A Man of Another Era

Juan Donoso Cortes would likely have been lost to that most obscure sector of intellectual history, the one reserved for prophets of a doom that didn’t quite come to pass, had it not been for the terrorist attacks which transpired on 9/11/01. In the months, then years, after the tragedy, theorists of different stripes began mumbling something about the U.S. — if not the Western world — being in a “state of emergency” or an “exceptional state”; that’s when folks started remember, or discovering, Carl Schmitt. The intellectual banalization of the opening line of Schmitt’s Political Theology — “Sovereign is he who decides on the state of exception” — is worth 10,000 words, but it’s not my concern here. What is of concern is how Schmitt, a theorist of dictatorship and decisionism, reopened interest in Cortes, a man whose writings clearly influenced Schmitt enough to where the latter, in 1950, devoted an entire book to the former. Unlike Schmitt, who received a mixed, but mostly fair, hearing from the professional academic community, Cortes became a subject of pure opprobrium. As a Catholic reactionary who believed that history could only be understood through a theological lens, there wasn’t  much room in the theoretician’s toolbags for what the Spanish diplomat had to say. Still, “Schmittians” of various stripes have, from time to time, felt compelled to say a word or two about Cortes. Perhaps it’s time for traditional Catholics to as well.

Doing so is, superficially speaking, easier now than ever before. Preserving Christian Publications, a traditional Catholic publisher and bookseller, has recently reprinted Cortes’s magnum opusEssay on Catholicism, Liberalism, and Socialism, and Catholic University of America Press still makes available an excellent anthology of his occasional essays, letters, and speeches, Readings in Political Theory(The title page of my edition refers to the volume as Readings in Political Theology — which is much more apt.) Granted, a number of Cortes’s works remain untranslated, including his posthumously published 1847 work Historical Sketches, but there is certainly enough available to allow us to dig in, right?

Maybe, or maybe not. Cortes is not an easy thinker to follow. First, he is anything but systematic. While there are discernible threads and themes that run throughout his writings, not every point he makes “adds up” to something else; many of his remarks are occasional and only make sense after being placed in their proper context.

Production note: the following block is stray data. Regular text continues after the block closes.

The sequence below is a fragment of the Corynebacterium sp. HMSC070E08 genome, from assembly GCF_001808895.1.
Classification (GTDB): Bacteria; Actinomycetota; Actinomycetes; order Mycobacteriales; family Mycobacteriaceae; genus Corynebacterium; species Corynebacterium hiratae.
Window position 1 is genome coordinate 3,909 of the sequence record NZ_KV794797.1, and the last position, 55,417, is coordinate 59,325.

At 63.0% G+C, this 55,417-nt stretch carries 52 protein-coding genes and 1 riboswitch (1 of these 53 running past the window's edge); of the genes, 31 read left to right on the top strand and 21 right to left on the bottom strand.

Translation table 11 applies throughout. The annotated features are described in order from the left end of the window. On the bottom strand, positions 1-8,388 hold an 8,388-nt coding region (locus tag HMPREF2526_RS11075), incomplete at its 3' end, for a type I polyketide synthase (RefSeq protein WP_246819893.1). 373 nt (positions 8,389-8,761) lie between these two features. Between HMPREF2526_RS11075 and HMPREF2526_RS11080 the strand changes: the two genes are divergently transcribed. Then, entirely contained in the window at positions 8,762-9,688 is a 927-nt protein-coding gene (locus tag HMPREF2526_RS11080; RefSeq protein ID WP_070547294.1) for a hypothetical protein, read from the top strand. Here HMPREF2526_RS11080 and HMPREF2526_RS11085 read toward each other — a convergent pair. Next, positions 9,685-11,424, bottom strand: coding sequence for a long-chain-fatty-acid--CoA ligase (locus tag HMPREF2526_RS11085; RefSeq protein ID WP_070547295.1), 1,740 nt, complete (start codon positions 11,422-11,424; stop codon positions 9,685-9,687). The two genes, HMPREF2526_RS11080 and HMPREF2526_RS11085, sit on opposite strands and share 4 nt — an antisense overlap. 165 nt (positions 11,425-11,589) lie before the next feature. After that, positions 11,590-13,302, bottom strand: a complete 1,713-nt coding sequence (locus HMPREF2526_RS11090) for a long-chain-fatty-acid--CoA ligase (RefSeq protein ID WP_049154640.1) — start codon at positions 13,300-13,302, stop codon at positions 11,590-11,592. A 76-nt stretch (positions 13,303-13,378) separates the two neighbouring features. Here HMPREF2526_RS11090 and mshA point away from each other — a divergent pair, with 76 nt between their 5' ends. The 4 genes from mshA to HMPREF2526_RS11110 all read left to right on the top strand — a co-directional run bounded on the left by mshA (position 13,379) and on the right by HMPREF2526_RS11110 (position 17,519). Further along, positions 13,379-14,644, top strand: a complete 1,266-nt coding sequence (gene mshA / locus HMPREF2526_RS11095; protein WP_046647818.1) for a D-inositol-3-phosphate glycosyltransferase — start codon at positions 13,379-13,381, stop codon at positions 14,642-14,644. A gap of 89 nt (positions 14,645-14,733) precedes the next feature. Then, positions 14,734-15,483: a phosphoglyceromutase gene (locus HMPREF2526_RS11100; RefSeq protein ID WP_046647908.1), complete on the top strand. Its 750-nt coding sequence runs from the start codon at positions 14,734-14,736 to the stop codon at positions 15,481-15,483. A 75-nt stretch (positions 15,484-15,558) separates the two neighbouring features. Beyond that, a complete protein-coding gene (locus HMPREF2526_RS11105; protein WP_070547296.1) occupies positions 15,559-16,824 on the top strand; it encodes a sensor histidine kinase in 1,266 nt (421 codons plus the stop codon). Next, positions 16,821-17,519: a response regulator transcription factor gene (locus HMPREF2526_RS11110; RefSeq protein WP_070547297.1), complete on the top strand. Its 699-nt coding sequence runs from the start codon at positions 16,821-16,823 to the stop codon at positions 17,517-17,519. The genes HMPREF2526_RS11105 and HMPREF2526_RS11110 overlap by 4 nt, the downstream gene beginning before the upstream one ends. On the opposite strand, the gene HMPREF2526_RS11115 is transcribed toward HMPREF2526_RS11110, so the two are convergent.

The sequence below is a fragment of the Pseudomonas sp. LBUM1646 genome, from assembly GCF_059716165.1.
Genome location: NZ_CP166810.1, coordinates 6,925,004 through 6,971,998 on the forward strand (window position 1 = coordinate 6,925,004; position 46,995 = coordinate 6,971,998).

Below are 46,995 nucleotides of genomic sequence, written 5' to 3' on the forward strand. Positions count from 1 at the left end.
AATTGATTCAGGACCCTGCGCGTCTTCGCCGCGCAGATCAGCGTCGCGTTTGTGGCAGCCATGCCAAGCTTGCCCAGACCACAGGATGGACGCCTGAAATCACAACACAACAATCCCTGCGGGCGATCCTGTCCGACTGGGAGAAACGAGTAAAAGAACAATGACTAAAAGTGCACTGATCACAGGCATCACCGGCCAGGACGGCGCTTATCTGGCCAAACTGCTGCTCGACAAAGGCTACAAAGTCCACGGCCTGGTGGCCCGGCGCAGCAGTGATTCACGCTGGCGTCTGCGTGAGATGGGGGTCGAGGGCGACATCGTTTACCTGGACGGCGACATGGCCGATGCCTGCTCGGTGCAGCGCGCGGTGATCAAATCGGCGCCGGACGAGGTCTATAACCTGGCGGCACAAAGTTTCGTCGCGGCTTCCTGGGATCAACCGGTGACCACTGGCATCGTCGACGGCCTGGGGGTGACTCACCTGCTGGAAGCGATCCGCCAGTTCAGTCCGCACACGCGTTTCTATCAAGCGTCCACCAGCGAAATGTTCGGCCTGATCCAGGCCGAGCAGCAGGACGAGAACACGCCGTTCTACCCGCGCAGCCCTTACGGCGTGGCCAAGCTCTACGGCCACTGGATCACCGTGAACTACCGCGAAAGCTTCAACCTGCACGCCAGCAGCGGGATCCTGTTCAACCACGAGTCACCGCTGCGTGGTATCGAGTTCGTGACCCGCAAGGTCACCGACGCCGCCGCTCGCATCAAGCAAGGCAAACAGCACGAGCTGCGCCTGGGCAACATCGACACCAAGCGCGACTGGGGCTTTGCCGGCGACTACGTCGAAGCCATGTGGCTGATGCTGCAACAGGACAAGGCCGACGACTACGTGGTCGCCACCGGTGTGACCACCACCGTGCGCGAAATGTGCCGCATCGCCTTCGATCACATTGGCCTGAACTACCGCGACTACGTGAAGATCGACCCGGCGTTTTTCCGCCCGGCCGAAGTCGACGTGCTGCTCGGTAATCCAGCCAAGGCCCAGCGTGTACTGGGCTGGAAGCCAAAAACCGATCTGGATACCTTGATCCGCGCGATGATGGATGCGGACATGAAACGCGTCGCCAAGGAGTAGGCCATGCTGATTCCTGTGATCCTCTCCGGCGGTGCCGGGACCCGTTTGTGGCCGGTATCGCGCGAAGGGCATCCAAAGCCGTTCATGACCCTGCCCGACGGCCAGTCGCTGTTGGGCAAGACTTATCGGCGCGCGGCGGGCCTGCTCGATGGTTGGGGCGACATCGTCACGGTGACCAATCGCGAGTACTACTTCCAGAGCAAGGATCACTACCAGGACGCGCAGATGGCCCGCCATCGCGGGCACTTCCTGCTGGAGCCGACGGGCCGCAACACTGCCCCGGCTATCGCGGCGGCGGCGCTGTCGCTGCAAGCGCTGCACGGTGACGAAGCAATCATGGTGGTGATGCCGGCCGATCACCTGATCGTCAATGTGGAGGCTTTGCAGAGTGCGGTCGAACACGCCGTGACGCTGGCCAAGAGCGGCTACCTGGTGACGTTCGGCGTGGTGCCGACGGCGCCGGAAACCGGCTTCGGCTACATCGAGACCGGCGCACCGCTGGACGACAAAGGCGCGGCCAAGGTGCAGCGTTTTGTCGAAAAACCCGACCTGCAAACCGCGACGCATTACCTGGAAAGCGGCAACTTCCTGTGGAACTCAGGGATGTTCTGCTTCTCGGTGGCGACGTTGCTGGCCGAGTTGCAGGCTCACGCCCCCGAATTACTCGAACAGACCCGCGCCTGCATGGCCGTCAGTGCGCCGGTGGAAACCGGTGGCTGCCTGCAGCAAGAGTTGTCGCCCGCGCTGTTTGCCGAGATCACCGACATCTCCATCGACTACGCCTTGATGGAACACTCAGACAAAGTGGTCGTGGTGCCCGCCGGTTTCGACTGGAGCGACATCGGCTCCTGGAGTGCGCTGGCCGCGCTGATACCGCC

Second, as a professional orator with a penchant for over-the-top rhetoric, Cortes routinely fails to exercise due care with his formulations — a flaw which got him into trouble at several points during his lifetime.

Third, Cortes likes to dwell in the theological, but he was no theologian. His use of theological terms and explications sewed more than a bit of confusion back in the day, and some of his declarations are bound to strike contemporary Catholics as disturbing. While it’s unlikely that Cortes actually held any heretical views, it is possible to read him as a fideist who believed in the total depravity of his fellow humans. It takes a lot of patience to dig out the orthodoxy from underneath Cortes hyperbolic declarations.

Last, but not least, Cortes seems, well, outmoded. Can we, good men of the 21st C., speak forthrightly about authority, order, and the exclusive house of truth that is the Catholic Church with neither embarrassment nor apology? Besides, when Cortes declares he would prefer the dictatorship of the sword to the dictatorship of the dagger, is he not lost in his own flourishes while drinking a bit too deeply from the well of proto-fascism? There is some truth to the claim that we cannot quite follow Cortes all the way with regard to his prescriptions. Fearing the onslaught of revolutionary forces in Europe, Cortes rallied to dictatorship not because he desired power for himself, but because he believed it was the only way to preserve the remnants of Western civilization. Cortes was an authoritarian, not a fascist; and unlike his reactionary predecessor Joseph de Maistre, he wasn’t interested in authority for authority’s sake. Under the best of circumstances rulers would be benevolent and just; the Church would supply the conscience of society; and man would watch out for his fellow man. Maistre instinctively distrusted, if not detested, liberty; Cortes wanted it directed toward man’s highest end.